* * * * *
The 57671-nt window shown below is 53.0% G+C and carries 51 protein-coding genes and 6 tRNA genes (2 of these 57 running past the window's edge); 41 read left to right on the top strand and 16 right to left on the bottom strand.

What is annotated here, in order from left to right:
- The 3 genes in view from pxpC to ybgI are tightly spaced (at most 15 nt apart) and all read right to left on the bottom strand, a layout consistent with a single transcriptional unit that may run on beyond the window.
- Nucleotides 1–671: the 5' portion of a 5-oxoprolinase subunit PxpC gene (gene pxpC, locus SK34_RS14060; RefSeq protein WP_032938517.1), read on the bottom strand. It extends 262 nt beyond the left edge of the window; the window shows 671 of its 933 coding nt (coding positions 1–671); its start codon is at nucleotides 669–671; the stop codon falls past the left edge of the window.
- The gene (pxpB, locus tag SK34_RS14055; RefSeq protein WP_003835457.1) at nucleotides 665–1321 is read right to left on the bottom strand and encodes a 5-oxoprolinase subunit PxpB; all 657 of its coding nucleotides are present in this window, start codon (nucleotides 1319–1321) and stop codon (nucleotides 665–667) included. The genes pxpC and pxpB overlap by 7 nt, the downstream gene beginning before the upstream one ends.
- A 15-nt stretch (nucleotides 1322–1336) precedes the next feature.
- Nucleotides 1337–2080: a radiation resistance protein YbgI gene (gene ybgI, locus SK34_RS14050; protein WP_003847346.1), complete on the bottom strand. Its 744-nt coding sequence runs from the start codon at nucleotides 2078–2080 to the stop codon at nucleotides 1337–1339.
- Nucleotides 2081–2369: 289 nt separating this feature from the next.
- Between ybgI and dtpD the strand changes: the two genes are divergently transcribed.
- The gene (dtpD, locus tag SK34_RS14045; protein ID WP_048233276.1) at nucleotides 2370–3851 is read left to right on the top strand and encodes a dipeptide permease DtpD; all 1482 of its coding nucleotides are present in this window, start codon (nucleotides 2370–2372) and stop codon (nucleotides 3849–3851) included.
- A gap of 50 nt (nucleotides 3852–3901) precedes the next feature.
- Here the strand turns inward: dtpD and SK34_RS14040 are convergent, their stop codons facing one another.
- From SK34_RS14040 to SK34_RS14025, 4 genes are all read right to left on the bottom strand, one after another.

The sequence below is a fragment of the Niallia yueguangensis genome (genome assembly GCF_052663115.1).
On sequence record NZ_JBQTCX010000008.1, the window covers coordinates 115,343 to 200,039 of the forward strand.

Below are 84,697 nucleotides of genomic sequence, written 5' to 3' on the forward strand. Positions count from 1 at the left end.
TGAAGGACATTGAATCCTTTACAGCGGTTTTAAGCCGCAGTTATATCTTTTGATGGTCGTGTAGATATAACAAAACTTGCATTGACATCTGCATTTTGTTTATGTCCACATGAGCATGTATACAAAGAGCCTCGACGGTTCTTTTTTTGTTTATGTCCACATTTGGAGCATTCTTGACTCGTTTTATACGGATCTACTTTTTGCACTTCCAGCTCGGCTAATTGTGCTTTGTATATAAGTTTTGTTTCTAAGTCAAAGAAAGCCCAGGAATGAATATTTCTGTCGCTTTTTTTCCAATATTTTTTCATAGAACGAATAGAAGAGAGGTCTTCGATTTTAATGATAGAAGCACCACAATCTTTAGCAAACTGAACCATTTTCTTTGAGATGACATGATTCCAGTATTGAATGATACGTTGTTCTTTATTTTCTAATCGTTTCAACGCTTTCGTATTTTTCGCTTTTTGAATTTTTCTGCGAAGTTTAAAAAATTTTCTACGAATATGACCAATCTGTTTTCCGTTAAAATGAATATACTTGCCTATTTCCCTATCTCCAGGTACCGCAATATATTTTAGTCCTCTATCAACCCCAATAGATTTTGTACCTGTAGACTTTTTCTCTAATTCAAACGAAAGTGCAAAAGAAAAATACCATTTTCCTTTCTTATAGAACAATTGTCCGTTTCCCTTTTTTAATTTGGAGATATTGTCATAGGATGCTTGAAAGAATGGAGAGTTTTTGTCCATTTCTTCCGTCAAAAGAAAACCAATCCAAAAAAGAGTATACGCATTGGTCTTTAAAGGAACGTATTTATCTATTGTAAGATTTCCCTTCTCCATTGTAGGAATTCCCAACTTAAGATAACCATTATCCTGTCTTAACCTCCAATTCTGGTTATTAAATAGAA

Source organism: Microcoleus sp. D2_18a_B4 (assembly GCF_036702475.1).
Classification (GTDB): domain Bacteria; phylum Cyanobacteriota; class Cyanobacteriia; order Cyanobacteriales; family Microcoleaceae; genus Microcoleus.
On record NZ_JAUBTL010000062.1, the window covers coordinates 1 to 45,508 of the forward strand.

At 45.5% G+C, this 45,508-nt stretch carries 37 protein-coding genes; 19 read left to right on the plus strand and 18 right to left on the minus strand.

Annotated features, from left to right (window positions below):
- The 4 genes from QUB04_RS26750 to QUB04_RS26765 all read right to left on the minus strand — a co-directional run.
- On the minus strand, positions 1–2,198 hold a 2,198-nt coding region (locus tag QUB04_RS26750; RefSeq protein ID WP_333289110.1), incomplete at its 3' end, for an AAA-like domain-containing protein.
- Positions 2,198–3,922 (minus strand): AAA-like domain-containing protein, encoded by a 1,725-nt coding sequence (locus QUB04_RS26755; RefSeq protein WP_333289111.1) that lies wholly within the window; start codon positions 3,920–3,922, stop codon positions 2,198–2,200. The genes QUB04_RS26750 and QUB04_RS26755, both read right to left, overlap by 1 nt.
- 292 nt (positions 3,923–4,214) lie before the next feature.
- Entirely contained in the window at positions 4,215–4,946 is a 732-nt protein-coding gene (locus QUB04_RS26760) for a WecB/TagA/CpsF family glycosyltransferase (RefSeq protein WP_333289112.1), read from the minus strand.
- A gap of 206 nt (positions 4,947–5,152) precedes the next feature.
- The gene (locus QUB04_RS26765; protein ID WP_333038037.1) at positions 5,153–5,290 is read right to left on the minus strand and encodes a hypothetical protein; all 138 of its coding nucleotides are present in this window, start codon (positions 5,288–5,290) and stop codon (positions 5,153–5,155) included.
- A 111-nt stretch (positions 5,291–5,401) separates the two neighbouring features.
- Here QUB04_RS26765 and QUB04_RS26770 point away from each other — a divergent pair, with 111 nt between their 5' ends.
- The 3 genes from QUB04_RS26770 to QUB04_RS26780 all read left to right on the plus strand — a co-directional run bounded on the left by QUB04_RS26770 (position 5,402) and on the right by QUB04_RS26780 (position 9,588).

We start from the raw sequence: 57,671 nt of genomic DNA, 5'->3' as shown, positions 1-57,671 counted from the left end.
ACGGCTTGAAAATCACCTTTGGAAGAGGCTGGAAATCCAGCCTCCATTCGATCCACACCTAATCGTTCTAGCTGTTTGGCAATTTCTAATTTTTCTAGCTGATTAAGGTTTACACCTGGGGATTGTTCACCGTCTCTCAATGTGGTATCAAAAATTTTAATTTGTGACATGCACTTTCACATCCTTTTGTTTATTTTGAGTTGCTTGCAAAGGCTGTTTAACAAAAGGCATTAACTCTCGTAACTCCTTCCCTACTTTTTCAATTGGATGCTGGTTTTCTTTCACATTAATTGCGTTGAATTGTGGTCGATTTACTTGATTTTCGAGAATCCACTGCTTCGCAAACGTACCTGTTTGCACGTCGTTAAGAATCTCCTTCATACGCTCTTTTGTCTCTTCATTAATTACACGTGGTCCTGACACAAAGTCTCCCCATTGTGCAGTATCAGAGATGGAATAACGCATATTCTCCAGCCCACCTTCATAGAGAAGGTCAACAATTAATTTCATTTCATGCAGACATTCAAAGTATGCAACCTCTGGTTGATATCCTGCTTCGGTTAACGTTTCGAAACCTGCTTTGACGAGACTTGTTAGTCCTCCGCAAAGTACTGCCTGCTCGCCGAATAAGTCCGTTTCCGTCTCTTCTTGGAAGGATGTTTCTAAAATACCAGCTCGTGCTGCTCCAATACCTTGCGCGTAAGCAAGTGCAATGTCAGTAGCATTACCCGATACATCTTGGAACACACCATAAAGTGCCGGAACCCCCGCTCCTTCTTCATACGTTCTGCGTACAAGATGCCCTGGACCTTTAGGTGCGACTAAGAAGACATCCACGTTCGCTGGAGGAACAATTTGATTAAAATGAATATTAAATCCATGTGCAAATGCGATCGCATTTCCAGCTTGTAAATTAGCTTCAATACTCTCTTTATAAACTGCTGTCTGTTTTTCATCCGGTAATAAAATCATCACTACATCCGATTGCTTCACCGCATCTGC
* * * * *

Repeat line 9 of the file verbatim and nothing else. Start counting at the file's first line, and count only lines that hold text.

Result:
- Between ybgI and dtpD the strand changes: the two genes are divergently transcribed.